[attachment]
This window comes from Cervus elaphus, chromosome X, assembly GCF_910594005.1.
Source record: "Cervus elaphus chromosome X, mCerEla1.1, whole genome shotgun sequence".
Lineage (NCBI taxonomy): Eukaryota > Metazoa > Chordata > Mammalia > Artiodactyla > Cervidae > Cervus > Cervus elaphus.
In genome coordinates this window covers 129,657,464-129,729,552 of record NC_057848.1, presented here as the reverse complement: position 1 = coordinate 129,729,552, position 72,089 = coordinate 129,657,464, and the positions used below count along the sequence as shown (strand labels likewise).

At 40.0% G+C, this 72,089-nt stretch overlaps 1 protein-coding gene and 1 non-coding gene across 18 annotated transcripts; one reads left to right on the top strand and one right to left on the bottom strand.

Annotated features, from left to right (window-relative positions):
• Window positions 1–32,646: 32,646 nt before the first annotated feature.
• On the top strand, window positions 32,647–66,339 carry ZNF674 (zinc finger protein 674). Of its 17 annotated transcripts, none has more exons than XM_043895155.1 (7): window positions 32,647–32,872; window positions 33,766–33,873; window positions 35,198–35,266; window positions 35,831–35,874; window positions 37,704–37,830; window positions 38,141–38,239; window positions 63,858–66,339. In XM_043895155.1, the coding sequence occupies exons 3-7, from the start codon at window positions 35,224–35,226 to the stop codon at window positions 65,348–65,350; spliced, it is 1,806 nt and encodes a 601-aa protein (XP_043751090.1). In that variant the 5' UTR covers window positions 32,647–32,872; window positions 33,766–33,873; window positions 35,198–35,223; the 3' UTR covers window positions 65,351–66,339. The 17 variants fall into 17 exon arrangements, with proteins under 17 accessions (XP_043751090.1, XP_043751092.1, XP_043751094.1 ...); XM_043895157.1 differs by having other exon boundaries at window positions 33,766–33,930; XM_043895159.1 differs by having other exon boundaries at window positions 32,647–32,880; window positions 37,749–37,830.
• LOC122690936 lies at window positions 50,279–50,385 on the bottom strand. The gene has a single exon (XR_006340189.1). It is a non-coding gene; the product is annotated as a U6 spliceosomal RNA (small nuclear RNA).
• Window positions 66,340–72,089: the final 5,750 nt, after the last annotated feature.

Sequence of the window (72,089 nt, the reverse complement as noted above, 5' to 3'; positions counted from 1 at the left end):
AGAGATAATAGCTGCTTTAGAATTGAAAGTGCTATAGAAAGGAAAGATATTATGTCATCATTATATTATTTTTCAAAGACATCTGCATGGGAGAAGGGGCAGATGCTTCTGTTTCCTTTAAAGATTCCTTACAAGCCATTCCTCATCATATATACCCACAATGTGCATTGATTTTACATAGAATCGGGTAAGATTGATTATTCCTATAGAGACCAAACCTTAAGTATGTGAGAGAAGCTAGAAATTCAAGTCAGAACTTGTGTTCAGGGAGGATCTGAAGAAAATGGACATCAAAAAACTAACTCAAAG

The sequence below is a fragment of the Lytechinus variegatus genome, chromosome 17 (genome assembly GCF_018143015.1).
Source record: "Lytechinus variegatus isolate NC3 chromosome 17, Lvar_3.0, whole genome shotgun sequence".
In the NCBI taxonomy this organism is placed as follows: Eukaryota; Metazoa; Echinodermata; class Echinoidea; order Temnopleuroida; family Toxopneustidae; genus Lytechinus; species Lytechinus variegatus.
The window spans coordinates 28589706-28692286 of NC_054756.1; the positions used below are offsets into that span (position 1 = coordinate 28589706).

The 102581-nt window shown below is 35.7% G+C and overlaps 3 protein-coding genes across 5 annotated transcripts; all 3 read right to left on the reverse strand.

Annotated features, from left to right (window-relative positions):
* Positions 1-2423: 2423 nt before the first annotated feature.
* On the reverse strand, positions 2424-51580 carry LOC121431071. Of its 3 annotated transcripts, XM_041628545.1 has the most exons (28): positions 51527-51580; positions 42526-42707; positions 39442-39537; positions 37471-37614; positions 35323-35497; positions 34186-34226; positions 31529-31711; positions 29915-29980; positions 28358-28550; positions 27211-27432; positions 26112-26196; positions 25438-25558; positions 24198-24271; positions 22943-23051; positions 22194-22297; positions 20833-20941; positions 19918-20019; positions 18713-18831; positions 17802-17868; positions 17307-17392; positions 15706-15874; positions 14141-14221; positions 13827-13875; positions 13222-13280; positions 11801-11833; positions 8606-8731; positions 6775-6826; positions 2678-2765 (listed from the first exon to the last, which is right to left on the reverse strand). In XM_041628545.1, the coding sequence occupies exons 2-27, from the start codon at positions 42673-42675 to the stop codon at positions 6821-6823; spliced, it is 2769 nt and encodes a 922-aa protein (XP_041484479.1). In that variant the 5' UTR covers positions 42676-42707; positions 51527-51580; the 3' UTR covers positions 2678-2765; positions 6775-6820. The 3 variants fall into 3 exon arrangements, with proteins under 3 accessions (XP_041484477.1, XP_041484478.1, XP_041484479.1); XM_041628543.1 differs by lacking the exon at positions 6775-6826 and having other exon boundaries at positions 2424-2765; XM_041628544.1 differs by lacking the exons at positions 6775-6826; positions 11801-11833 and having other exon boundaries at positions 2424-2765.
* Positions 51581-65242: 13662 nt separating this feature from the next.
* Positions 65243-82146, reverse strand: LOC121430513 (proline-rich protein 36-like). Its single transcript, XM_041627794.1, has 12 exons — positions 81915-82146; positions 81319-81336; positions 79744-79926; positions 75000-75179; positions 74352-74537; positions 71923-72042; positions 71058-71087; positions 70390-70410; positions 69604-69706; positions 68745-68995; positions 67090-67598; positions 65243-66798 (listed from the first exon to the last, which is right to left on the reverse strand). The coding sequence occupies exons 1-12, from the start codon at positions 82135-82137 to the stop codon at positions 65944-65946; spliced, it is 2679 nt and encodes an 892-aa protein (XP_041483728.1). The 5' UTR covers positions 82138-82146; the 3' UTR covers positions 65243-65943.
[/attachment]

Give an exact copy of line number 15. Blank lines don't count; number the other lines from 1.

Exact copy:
In the NCBI taxonomy this organism is placed as follows: Eukaryota; Metazoa; Echinodermata; class Echinoidea; order Temnopleuroida; family Toxopneustidae; genus Lytechinus; species Lytechinus variegatus.